Pubdate: Sun, 09 Aug 2015
Source: City Press (South Africa)
Copyright: 2015 City Press


Forensic technology from South Africa has been used to get to the 
bottom of what was smoked in tobacco pipes in William Shakespeare's 
garden in the English town of Stratford-upon-Avon.

Britain's Independent newspaper reported that residue from clay 
tobacco pipes more than 400 years old, found in his garden, was 
analysed in Pretoria using a technique called gas chromatography mass 

Chemicals from the pipe bowls and stems showed that, although many 
people in the 17th century smoked coca leaves  the raw material of 
cocaine  those in Shakespeare's garden weren't used to smoke these.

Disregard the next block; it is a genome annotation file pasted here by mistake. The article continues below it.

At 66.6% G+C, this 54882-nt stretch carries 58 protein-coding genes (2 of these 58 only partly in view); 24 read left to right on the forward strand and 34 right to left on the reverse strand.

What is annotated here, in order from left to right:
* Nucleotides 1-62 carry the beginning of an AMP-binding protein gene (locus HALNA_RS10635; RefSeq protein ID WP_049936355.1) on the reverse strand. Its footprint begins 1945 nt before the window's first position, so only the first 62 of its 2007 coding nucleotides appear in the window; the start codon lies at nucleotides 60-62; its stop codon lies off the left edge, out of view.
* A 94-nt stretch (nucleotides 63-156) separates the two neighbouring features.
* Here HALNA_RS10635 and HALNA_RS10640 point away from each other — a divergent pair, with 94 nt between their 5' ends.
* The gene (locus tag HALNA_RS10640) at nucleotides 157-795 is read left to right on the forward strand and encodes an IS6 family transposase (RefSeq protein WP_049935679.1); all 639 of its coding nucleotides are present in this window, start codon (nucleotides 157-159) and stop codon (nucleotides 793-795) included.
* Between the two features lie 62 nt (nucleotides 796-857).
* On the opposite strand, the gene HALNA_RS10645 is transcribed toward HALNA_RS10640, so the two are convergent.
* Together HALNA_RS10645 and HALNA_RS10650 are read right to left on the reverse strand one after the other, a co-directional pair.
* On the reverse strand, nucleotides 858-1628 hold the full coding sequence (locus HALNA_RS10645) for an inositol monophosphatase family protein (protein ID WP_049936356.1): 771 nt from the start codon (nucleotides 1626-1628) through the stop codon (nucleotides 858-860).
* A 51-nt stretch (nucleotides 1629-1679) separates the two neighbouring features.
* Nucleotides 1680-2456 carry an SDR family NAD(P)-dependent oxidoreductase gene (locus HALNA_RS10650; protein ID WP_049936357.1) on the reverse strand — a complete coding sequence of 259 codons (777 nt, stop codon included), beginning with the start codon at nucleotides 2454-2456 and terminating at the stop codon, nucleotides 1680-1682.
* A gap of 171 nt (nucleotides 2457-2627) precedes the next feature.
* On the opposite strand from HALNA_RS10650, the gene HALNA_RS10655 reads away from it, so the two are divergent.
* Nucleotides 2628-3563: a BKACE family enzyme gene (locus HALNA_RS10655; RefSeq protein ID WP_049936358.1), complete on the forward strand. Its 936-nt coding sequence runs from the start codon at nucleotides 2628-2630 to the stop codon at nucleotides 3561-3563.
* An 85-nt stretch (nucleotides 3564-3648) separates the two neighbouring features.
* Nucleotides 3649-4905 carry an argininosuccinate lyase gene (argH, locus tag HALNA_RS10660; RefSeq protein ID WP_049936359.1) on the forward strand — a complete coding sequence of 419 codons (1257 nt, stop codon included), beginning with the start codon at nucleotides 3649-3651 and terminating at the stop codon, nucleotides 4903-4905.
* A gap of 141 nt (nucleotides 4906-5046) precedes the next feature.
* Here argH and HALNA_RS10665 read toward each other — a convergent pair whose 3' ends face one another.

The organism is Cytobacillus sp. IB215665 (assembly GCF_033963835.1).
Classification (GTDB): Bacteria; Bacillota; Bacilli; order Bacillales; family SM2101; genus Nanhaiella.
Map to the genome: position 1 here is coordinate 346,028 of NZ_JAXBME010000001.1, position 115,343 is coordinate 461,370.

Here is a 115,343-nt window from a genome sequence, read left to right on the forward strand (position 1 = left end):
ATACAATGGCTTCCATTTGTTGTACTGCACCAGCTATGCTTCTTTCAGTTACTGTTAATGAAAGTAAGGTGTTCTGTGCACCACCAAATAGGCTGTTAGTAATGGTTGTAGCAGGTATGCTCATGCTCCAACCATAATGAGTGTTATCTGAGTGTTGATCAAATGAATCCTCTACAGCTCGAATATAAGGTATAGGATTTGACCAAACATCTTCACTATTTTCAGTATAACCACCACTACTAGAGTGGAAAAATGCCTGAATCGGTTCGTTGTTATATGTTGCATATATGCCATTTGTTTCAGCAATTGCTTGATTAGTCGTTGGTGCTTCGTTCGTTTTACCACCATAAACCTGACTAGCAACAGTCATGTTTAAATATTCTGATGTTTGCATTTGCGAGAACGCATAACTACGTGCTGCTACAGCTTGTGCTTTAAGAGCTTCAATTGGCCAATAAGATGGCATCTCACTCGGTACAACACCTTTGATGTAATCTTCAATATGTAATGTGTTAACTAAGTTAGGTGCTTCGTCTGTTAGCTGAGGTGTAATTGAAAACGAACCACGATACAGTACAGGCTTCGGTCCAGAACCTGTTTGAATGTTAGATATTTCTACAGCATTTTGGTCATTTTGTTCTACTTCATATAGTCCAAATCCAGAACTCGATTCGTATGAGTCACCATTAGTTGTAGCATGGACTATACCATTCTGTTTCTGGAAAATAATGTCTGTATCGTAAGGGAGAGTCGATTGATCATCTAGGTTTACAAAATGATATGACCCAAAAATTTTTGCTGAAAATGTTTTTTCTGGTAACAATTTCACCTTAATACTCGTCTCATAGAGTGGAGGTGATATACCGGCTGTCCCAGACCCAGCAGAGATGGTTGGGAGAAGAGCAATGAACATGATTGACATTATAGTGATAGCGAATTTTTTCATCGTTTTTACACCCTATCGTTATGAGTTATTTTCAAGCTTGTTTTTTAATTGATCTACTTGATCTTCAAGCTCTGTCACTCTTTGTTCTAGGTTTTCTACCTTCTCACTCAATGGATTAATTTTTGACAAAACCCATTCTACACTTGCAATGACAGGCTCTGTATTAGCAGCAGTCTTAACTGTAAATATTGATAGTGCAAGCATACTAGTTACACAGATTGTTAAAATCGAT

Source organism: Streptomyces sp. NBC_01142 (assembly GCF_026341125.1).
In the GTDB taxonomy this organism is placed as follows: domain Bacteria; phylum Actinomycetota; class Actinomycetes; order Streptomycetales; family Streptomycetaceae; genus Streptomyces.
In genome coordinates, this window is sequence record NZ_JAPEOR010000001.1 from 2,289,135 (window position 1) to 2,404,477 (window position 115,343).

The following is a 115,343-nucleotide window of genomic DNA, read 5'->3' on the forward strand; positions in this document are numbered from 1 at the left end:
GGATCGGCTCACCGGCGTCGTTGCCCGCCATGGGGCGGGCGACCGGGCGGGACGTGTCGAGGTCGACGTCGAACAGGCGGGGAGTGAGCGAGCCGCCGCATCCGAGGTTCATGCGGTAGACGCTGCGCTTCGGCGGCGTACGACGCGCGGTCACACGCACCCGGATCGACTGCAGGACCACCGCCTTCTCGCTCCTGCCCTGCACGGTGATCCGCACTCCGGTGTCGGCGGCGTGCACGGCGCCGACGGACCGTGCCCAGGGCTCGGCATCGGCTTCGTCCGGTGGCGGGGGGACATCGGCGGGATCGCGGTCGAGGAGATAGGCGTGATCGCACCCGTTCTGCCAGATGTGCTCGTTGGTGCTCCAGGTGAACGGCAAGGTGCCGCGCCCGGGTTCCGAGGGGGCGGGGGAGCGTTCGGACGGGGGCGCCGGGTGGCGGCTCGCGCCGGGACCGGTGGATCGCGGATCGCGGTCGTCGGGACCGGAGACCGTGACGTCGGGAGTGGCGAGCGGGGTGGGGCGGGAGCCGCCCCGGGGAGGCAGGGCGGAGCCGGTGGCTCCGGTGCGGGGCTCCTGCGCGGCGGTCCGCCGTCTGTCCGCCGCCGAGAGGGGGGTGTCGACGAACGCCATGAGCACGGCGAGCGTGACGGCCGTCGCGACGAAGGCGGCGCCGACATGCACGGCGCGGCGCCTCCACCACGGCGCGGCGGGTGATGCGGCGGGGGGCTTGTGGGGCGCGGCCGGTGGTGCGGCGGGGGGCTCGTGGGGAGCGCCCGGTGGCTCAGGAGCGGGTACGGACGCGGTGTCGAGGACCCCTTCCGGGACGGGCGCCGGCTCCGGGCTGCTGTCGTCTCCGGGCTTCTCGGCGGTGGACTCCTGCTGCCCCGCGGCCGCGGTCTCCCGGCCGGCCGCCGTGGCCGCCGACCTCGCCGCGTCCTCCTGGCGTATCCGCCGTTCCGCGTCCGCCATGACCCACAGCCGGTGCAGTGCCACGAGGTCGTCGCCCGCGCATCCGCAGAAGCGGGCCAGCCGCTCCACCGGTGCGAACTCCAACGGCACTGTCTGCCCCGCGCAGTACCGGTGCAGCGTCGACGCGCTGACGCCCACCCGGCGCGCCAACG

However, four of the pipes were used to smoke dagga.

Shakespeare might have known about the negative effects of coca and 
preferred dagga.

Researchers base these assertions on some of his works. The 
Independent said that, in Sonnet 76, The Bard writes about "invention 
in a noted weed", which could be interpreted to mean he was willing 
to use "weed" for creative writing.
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